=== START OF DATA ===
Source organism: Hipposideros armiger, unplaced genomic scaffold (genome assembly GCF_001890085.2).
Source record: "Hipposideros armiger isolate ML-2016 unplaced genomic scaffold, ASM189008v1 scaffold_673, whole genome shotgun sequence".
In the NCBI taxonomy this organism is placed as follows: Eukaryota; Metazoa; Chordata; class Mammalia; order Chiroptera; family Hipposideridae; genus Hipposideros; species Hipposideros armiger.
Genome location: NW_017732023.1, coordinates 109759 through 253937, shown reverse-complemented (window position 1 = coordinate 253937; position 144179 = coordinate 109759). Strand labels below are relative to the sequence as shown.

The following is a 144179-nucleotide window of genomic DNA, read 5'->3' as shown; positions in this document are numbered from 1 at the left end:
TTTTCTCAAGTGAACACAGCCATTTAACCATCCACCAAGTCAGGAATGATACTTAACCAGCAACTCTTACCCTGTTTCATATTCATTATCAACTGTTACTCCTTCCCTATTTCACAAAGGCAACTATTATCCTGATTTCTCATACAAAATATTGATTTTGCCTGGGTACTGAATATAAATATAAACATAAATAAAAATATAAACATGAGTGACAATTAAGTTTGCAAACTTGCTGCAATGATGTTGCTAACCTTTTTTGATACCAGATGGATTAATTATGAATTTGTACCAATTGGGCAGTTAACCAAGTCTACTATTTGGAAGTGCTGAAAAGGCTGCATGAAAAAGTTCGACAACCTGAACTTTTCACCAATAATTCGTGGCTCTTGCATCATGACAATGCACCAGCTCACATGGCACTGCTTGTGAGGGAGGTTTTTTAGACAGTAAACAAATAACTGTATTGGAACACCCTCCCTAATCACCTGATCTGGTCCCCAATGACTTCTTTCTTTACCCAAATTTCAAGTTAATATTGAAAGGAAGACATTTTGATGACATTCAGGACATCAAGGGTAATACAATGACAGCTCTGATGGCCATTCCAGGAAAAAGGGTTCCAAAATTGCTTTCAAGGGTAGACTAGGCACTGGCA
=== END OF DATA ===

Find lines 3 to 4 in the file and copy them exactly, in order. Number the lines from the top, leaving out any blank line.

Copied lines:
In the NCBI taxonomy this organism is placed as follows: Eukaryota; Metazoa; Chordata; class Mammalia; order Chiroptera; family Hipposideridae; genus Hipposideros; species Hipposideros armiger.
Genome location: NW_017732023.1, coordinates 109759 through 253937, shown reverse-complemented (window position 1 = coordinate 253937; position 144179 = coordinate 109759). Strand labels below are relative to the sequence as shown.